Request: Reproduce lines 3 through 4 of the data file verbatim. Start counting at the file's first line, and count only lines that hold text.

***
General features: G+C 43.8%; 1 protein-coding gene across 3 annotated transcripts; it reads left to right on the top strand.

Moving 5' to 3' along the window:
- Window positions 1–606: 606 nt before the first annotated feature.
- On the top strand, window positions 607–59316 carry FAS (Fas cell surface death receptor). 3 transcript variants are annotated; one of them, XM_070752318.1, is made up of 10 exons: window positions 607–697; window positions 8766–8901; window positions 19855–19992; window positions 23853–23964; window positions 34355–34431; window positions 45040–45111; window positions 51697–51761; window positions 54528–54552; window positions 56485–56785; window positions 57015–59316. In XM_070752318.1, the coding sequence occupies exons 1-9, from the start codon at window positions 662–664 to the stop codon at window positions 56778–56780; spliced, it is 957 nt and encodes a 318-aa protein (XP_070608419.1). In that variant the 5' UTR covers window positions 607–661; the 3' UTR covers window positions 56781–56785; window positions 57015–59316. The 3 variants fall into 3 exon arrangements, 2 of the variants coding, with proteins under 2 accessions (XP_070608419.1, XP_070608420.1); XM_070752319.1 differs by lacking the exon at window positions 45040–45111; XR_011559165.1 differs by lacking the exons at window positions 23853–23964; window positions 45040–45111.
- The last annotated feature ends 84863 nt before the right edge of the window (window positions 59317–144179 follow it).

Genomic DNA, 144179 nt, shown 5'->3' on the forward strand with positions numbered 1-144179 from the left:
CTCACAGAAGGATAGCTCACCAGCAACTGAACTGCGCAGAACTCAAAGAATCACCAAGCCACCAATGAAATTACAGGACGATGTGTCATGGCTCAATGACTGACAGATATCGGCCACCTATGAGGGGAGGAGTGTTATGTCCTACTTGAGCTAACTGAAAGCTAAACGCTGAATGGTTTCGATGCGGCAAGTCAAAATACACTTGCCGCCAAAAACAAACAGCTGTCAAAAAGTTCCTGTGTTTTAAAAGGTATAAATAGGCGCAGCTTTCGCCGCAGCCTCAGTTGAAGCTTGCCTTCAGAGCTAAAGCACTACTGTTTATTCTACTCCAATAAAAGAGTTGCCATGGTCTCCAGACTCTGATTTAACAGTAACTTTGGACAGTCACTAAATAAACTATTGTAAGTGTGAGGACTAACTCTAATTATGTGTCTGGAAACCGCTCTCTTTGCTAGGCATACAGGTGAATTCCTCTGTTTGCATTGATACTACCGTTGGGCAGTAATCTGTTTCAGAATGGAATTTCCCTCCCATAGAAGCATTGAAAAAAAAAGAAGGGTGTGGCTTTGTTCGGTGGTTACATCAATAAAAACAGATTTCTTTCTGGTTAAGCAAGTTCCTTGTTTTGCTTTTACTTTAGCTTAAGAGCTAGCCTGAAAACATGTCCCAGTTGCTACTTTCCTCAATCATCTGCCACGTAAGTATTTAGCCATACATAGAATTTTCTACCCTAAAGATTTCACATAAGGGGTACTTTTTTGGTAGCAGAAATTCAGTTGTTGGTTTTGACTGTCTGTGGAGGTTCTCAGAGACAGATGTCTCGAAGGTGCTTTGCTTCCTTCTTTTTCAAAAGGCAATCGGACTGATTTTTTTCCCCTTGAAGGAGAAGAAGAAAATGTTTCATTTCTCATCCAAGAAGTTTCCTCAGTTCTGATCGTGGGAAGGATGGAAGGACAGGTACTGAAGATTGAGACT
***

- Window positions 1–606: 606 nt before the first annotated feature.
- On the top strand, window positions 607–59316 carry FAS (Fas cell surface death receptor). 3 transcript variants are annotated; one of them, XM_070752318.1, is made up of 10 exons: window positions 607–697; window positions 8766–8901; window positions 19855–19992; window positions 23853–23964; window positions 34355–34431; window positions 45040–45111; window positions 51697–51761; window positions 54528–54552; window positions 56485–56785; window positions 57015–59316. In XM_070752318.1, the coding sequence occupies exons 1-9, from the start codon at window positions 662–664 to the stop codon at window positions 56778–56780; spliced, it is 957 nt and encodes a 318-aa protein (XP_070608419.1). In that variant the 5' UTR covers window positions 607–661; the 3' UTR covers window positions 56781–56785; window positions 57015–59316. The 3 variants fall into 3 exon arrangements, 2 of the variants coding, with proteins under 2 accessions (XP_070608419.1, XP_070608420.1); XM_070752319.1 differs by lacking the exon at window positions 45040–45111; XR_011559165.1 differs by lacking the exons at window positions 23853–23964; window positions 45040–45111.